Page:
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Maids draw water from a well, 1864. Johanna spent the majority of her life in domestice service in Ireland and America (Oscar Gustave Rejlander)

Johanna Barry: The Story of an Emigrant Domestic in Ireland & America, 1836-1916

On 17th September 1862, 27-year-old tailor Denis Barry from Dunmanway in West Co. Cork ventured into Antietam’s West Woods with the 19th Massachusetts Infantry. He never came out again. One of the legacies of Denis’s death is the extraordinary detail it has left us about the life of his wife Johanna, covering her time in […]

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Engine House of the Mountain Mine, Allihies, West Cork. Many of the emigrants from where the O'Learys (and likely the Harringtons) hailed from were already part of mining communities (Peter Bell)

“I Will…Avenge His Death”: Shared Community, Life, & Death through the Battle of Chickamauga

The afternoon of 20th September 1863 found Privates Daniel Harrington and Denis O’Leary facing into a maelstrom. Fate and circumstance had placed them on the line at Chickamauga, as a tide of Confederate infantry swept towards the position they had been rushed forward to hold. With the crescendo of battle reaching fever pitch, Company E […]

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The second telegraph sent to the Callahans. Three days after the first, it informs them that Cornelius is dead (NARA/Fold3)

Document Focus: Life & Death at Antietam in Telegraphs

Cornelius Callahan was an early enlistee in the Union cause. He was barely 18-years-old when he volunteered in Philadelphia. A founder by trade, he was described as having a light complexion, blue eyes and light hair. Knowing that Cornelius’s parents Timothy and Johanna (née Nagle) were married in Ireland during the late 1830s allows us […]

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Looking into the Face of a Maimed Irish Soldier

At the close of the American Civil War, a photographer of the Johnson & D’Utassy company paid a visit to De Camp General Hospital on David’s Island in New York Harbor. He was there to capture images of surgical cases then being treated at the site, to preserve a record of the wounds and their […]

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Annapolis National Cemetery (Damian Shiels)

A Walk Among Storied Tombstones: The Irish of Annapolis National Cemetery

Whenever I get an opportunity to visit the United States I always try to make it to one or more of the National Cemeteries dating to the American Civil War. I walk the long straight rows of white grave markers, looking out for Irish names, and pondering the events that led to the end of […]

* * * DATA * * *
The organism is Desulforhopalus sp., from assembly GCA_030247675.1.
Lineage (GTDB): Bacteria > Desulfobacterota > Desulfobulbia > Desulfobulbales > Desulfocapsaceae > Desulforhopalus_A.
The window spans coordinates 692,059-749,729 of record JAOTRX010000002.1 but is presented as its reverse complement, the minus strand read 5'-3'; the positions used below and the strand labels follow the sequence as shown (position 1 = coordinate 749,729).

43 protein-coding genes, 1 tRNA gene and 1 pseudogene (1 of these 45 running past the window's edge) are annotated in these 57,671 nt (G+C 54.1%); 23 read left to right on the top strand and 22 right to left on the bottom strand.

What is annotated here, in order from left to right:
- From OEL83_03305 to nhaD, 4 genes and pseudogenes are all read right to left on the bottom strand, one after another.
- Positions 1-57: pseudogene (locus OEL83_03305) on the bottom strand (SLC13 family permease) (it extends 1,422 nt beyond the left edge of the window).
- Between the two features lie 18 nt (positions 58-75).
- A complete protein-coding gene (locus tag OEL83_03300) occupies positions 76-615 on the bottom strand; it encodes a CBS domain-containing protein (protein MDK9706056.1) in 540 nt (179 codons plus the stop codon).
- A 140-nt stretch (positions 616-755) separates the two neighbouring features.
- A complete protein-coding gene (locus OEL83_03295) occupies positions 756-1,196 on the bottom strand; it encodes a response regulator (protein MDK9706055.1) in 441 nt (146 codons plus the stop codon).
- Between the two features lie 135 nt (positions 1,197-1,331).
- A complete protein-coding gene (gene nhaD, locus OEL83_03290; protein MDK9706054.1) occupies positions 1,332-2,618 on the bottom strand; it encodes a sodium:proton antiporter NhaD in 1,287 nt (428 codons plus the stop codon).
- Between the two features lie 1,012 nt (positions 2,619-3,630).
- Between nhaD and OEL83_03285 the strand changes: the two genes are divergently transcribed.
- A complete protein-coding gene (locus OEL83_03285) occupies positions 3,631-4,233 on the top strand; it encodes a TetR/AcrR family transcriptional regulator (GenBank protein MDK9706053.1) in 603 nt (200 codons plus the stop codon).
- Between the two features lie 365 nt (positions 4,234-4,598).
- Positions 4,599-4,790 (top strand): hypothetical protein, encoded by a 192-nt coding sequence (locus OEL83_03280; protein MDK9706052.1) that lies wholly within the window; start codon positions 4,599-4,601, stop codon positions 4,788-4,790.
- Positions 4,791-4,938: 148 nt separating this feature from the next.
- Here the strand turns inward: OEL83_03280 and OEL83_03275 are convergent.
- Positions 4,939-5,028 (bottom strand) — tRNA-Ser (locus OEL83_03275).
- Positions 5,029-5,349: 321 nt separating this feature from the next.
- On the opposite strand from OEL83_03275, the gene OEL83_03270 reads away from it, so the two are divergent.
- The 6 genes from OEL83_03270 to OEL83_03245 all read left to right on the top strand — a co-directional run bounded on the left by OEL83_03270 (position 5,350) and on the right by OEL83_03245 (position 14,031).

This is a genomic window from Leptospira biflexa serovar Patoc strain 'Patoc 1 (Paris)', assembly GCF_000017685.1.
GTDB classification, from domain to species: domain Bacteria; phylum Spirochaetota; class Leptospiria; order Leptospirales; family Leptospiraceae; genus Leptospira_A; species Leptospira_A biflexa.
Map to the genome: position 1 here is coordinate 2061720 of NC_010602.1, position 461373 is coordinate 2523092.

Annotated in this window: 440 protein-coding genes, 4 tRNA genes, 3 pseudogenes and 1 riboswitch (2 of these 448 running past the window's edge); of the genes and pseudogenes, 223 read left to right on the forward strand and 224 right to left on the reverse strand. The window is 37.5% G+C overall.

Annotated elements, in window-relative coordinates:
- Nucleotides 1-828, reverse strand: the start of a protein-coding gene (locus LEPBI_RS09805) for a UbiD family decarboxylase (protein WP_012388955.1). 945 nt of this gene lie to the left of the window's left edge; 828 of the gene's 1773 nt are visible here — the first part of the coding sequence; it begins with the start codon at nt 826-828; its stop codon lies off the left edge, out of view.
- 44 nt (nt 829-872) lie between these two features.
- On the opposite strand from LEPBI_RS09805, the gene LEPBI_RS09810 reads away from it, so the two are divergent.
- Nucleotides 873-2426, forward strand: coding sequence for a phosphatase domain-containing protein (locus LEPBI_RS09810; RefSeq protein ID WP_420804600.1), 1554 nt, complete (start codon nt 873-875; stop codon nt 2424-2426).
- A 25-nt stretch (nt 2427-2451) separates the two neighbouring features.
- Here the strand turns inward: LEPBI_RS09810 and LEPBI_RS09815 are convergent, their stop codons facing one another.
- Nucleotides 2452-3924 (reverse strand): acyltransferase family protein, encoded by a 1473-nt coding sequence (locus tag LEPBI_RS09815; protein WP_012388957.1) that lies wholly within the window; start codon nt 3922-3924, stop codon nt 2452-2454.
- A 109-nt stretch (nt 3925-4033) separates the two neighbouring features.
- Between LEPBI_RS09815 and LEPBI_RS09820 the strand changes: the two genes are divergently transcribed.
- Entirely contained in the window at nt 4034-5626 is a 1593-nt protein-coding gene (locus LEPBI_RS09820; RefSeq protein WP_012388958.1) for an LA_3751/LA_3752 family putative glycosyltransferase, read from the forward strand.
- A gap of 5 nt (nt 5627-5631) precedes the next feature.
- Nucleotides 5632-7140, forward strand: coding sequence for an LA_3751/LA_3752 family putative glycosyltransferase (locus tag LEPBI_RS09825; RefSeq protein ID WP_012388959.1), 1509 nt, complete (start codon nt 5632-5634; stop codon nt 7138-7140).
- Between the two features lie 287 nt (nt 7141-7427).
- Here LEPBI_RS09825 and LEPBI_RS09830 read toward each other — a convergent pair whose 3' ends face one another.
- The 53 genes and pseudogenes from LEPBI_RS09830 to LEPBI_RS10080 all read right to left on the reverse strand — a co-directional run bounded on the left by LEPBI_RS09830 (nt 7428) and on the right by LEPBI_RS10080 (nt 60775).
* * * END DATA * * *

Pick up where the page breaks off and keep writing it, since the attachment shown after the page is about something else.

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Men of the 3rd Rhode Island at Fort Pulaski in 1863 (Photographic History of the Civil War)

“Your husband was torn almost to pieces”: A Cork Woman Learns of her Roscommon Husband’s Death

The site regularly returns to the topic of letters written to inform families of the death of a loved one (see Communicating Death & Creating Memory on Fredericksburg’s Streets). As we have seen, these communications occasionally didn’t hold back in providing the gruesome details of an Irish emigrants demise (e.g. Imagining the Horrors of Death: […]

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“She Hates Men”: An Interview With A Troubled Irish Famine Emigrant

Perhaps the greatest value of the Widow’s and Dependent Pension Files is in what they can tell us about the lives of female Irish emigrants in the 19th century. There is surely no other source that provides the same level of detail on Irishwomen in this period, particularly with respect to those who had fallen […]

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The Crater as it appeared in 1865 (Photographic History of the Civil War)

“I am so heartily sick of this life”: The Civil War Letter of Daniel Crowley, Part 3

I am pleased to bring to readers the third and final instalment of Catherine Bateson’s guest posts charting the correspondence of Cork’s Daniel Crowley, who served in the 28th Massachusetts Infantry, Irish Brigade in 1864-5. If you have missed the earlier articles, you can catch up on them here and here. As the protracted operations […]

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“I am the Same Boy yet”: The Civil War Letters of Daniel Crowley, Part 2

The site welcomes back Catherine Bateson of the University of Edinburgh for the second in her series on the 1864 letters of Cork native Daniel Crowley, who served in the 28th Massachusetts Infantry, Irish Brigade (read the first post here). As the regiment pushes on to Petersburg, Daniel writes home of hand-to-hand combat, on his […]

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The Green House in Midleton (Damian Shiels)

Exploring the 1867 Fenian Rising in Cork

This week marks the 150th anniversary of the 1867 Fenian Rising in Ireland. Though the attempt ended in failure, it played an important role in influencing future revolutionaries who undertook the 1916 Rising. East Cork, where I live, was one of the areas of the country where some of the most significant disturbances took place. […]

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